To me, particularly for Senior Developers, I expect you to be able to handle nerves, to articulate easily, to recall answers to things that you claim you know about but I suspect that people have been taught to put things on your CV that you have worked on at any point in your career regardless of how much you know about it. That’s fine if someone says they know a little about SQL Server from 10 years ago but don’t claim you are proficient if you can’t explain what a Query Execution Plan is or how to use the SQL Profiler.

I prefer the third option because it allows a lot of flexibility to tailor the questions to the skills of the candidate. Clearly, not everyone needs to be a 5/5 on dotnet core or SQL Server but some people do and you need to be 4/5 or 5/5 on some things if you are expected to be taken seriously as a Senior. For this reason, if they claim they are 5/5, they will be asked advanced questions and if they can’t answer any (it has happened), then I will question their self-awareness. Who would claim “I am 5/5, which means I am a subject matter expert…” and then not know some fairly basic questions? Someone who doesn’t have an objective measure of their ability (which is most of us) but someone who veers towards thinking they are better than they are since others might vote themselves lower.

The soft skills

Both the initial call we have with a candidate and the technical interview are also really useful opportunities to judge how well someone communicates, how well they listen, how polite they are etc. I even had a candidate who was rude to me on a message because I cautioned that he might not have the skills we need but was happy to have the interview if he wanted. Even though we had only booked the interview and it was remote, he pretty much told me that “maybe I should have thought about that before booking the interview”. Not a good personality type.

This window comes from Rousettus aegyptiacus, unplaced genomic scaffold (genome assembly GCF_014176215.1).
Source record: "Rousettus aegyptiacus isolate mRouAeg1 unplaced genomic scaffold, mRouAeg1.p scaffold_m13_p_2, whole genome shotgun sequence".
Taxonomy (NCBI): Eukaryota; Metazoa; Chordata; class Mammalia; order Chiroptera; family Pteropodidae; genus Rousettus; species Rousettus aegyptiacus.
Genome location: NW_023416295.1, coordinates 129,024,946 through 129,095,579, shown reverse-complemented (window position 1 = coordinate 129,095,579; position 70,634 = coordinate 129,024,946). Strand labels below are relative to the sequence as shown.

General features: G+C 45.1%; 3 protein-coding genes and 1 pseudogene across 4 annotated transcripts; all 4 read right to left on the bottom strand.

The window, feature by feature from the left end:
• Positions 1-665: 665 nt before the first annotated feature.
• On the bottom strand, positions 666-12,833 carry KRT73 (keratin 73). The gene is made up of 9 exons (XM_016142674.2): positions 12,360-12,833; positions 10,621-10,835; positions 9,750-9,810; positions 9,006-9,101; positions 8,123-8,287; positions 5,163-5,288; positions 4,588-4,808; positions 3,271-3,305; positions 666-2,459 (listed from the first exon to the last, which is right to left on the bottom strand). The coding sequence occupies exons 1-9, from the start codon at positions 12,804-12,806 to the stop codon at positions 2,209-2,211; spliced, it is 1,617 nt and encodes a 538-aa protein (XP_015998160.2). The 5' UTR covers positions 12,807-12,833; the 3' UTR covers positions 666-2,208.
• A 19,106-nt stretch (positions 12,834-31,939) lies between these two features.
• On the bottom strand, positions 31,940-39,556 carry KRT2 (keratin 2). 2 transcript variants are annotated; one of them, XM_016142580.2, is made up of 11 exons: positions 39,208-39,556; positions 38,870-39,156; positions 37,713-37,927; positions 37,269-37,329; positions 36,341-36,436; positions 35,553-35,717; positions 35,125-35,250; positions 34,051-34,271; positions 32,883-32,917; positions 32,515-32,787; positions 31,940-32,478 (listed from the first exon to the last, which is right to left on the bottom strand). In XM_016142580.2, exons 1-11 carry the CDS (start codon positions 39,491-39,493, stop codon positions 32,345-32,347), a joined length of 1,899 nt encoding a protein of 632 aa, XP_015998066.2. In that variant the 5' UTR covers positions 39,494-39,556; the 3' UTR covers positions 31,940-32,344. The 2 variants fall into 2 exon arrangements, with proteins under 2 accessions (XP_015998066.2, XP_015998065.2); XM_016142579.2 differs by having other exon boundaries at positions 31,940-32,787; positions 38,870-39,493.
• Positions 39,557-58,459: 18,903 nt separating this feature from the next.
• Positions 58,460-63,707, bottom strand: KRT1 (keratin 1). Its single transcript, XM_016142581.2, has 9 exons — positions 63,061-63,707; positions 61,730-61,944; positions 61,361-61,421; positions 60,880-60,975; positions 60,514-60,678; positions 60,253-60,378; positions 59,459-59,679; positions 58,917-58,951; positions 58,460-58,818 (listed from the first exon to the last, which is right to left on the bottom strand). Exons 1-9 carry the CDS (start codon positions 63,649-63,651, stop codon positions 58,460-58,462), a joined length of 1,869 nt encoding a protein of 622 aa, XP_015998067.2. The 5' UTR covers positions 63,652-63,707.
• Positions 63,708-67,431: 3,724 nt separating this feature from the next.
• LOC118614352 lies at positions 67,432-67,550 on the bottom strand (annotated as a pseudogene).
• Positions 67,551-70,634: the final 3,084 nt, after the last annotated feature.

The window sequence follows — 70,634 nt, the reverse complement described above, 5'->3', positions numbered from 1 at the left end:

Although I appreciate that some people are nervous, we do make a point of making people feel comfortable, of telling them that if they don’t understand the question, they can ask and that if they don’t quite say what we are looking for, we will help them out but ultimately, if someone can’t deal with the stress of talking to a stranger about something they are claiming to be their profession, then how will they be when the CEO pushes to get something fixed or they are in the middle of something being disturbed by a Junior who needs help with something?

Are we Mechanics or Doctors?

If you are a Mechanic (I say this loosely!), in many cases once you are qualified, that’s it. Unless you need to qualify to use some new piece of equipment, you never pick up a book again. You gain experience on the job and as long as no-one changes the internal combustion engine that much, you should be fine. However, if that mechanic tries to get a job at McClaren, they might ask, “What do you know about computer diagnostics and tuning?” and the answer might be, “we never learned that in college”, which might be true but they probably won’t get the job.

If you are a Doctor, you mostly specialise and you don’t get to freewheel through your career. You go on regular training courses, depending on your speciality and the requirements of your employer and even though you might still choose to do something the way you have always done it, you would still know about the “new way” of doing it from your training. If you moved to another hospital and they asked you about this new way, at worst you would say, “I don’t do it but I know what it is” and at best, “Yeah, we’ve already changed to the new way”. What wouldn’t be acceptable is “I’ve never heard of this new way”, which says that the Doctor doesn’t care or they work for someone who doesn’t care or somehow they have avoided their professional development.